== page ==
NYC ALCO FA / FB Units

NYC ALCO FA / FB Units
Custom Painted P-2000 units

Tuesday, September 15, 2015

Automobile Industry Traffic on the New York Central Part 1

Greetings All,

Back in August I built a Roundhouse CB&Q 50' Automobile boxcar kit. I posted about it here on August 15th. http://newyorkcentrallayout.blogspot.com/2015/08/cb-50-double-door-auto-boxcar-46662.html

Since building that car I became even more interested in automobile industry traffic on the real New York Central System and my own New York Central Train Layout. So I did a little research using both printed media and the internet. Here are some of the things that I found interesting and a bit ironic.

The New York Central and Pennsylvania Railroad competed fiercely for lucrative automotive traffic. Ironically, NYC, who's extensive passenger service was decimated by the growth in highway transportation, benefited greatly from the growth of automobile industry traffic. The NYC for many years claimed the title as the world's leading transporter of new automobiles. During the 1960s the number of new vehicles carried by the railroad increased dramatically. In 1962, the railroad moved approximately 500,000 new cars; in 1965 the NYC carried nearly 1.2 million cars. This was roughly 12 percent of American new car production.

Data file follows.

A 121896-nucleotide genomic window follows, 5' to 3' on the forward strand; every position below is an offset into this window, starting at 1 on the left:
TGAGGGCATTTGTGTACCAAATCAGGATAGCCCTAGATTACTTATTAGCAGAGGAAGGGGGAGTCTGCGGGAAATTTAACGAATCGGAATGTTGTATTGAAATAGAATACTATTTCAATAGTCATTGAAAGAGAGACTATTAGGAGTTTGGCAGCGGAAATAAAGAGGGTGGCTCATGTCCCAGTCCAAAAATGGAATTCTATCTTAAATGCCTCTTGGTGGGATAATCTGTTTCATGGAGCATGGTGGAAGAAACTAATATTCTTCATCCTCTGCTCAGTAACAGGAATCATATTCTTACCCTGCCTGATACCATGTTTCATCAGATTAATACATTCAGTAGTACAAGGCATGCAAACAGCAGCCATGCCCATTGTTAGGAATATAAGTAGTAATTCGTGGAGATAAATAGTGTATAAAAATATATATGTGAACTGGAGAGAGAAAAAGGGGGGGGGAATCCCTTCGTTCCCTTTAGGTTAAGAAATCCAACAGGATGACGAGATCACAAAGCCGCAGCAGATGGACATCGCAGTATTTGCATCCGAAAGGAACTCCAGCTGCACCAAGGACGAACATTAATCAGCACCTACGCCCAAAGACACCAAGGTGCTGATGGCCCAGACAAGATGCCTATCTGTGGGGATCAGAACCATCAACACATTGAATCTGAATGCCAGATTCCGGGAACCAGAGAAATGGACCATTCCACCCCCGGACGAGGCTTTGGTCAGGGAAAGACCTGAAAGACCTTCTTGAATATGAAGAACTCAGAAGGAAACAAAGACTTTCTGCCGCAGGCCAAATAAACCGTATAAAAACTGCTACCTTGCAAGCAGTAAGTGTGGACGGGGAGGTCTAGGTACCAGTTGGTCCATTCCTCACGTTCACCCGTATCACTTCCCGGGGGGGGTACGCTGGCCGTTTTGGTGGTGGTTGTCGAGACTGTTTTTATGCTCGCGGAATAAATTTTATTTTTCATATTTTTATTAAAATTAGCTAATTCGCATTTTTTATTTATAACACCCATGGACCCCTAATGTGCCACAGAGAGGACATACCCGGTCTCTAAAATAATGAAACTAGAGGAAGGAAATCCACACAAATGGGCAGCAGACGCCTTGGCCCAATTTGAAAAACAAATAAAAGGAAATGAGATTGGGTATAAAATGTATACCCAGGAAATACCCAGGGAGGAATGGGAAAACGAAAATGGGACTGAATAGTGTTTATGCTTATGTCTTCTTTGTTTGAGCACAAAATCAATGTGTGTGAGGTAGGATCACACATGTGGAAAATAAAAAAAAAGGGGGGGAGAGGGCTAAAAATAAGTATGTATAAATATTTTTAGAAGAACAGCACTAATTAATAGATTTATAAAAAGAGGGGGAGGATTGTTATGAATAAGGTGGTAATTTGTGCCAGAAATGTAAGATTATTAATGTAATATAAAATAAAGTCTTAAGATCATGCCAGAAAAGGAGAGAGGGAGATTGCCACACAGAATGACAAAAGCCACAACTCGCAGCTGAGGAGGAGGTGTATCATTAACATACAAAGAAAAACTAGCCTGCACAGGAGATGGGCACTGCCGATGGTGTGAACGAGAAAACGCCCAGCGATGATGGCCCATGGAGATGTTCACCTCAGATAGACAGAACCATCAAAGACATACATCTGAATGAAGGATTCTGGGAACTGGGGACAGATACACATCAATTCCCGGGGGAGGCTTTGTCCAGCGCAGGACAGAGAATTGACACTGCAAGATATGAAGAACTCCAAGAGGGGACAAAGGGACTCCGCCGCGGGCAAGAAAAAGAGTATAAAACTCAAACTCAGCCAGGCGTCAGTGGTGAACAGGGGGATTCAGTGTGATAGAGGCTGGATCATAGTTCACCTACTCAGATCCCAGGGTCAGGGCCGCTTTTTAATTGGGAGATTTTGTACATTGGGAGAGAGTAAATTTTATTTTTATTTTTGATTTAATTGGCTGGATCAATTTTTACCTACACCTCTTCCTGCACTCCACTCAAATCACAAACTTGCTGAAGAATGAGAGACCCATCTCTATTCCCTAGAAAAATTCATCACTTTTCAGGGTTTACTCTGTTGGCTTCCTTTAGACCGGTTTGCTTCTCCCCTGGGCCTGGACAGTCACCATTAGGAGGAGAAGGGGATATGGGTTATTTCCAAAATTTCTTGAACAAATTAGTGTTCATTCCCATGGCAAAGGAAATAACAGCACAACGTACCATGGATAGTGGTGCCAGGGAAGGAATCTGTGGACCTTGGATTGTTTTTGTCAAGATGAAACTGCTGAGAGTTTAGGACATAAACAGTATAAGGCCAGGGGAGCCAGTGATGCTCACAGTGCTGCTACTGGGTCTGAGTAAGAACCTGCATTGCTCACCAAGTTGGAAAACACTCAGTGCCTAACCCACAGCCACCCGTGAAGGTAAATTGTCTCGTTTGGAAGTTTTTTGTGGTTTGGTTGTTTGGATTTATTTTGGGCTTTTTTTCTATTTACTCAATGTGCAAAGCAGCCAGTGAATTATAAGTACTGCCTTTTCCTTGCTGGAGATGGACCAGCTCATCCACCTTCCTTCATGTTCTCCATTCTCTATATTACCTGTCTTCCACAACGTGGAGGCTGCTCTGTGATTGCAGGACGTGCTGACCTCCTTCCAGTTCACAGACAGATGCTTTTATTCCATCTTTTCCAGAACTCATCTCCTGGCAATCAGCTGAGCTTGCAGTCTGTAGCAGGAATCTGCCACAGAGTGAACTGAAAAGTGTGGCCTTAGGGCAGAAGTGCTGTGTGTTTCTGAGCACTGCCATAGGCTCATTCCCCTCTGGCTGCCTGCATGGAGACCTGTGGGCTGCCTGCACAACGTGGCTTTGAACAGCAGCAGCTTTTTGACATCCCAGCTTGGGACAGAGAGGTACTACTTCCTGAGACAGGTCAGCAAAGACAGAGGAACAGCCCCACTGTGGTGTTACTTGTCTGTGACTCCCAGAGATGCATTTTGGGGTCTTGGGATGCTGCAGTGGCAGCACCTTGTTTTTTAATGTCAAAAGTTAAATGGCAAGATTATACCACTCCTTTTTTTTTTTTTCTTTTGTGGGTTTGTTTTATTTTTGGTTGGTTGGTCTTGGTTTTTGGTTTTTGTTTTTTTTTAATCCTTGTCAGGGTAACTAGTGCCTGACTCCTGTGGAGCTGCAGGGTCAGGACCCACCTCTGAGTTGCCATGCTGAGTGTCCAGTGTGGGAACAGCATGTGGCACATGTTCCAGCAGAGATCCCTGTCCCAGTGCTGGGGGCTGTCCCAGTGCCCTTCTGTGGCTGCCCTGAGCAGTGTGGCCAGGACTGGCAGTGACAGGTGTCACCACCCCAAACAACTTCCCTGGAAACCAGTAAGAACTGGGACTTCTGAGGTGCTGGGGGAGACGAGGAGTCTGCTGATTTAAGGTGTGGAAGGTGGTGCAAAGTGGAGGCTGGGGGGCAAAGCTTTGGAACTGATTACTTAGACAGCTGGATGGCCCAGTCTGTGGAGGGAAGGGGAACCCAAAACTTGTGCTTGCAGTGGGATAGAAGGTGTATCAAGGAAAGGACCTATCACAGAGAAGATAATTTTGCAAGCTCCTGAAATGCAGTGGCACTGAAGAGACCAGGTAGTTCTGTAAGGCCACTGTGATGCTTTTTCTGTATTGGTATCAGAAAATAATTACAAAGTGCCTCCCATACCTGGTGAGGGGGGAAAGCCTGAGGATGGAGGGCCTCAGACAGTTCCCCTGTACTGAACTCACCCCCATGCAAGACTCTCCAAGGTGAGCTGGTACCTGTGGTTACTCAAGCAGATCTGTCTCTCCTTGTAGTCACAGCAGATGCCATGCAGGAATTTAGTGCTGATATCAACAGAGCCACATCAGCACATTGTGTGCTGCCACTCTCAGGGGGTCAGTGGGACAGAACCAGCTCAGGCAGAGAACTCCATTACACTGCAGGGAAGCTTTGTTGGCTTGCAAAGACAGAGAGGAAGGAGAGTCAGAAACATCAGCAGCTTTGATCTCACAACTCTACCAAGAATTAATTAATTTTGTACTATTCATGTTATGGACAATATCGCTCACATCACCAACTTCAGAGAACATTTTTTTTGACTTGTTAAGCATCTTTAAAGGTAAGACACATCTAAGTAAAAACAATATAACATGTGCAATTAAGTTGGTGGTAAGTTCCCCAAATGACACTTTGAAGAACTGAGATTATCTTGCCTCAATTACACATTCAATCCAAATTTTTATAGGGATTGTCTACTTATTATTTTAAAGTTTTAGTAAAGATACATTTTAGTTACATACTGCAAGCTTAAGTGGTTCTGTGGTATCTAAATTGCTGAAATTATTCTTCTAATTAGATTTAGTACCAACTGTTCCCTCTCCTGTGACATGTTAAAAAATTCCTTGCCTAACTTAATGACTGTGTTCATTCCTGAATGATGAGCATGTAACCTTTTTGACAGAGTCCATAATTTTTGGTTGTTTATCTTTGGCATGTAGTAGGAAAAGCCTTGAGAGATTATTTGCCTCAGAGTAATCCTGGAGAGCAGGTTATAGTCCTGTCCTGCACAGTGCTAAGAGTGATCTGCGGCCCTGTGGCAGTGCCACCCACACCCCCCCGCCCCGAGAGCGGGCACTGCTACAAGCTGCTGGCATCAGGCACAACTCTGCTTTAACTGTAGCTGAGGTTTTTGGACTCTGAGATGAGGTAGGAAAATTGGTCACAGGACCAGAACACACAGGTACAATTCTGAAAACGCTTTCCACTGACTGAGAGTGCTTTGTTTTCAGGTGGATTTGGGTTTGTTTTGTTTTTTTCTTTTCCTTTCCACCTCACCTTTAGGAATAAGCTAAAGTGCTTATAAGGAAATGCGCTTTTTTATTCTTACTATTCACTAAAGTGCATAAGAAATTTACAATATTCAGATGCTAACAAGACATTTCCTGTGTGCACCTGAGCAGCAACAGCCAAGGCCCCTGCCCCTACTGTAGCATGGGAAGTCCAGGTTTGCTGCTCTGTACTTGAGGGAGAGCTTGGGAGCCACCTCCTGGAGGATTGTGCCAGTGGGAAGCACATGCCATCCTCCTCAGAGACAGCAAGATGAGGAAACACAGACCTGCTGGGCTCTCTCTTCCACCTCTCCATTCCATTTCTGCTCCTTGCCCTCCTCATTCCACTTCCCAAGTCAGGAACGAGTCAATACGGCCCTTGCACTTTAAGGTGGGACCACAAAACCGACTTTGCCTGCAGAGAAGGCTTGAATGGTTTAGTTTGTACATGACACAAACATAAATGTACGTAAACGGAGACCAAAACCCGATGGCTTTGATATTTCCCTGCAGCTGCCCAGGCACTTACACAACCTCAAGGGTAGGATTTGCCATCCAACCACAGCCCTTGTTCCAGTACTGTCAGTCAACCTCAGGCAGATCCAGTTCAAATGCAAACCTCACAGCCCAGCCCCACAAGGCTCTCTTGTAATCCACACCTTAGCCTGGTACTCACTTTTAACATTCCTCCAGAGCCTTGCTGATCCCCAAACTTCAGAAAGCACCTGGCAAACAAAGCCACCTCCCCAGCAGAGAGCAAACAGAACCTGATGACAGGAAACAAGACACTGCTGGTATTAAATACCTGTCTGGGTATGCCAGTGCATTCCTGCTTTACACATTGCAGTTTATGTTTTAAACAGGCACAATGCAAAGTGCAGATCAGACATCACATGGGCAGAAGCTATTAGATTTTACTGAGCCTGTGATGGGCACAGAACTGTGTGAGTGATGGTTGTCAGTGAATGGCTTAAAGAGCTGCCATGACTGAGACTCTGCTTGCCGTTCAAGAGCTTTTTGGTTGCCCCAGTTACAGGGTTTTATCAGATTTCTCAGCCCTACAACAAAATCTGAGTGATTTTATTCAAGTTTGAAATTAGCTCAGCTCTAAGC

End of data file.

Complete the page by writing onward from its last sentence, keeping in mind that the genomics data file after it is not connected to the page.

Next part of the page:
Until the late 1950s autos shipped by rail were transported in special boxcars which was inefficient and cumbersome making railroads easy prey to the trucking industry. The introduction of the bi-level and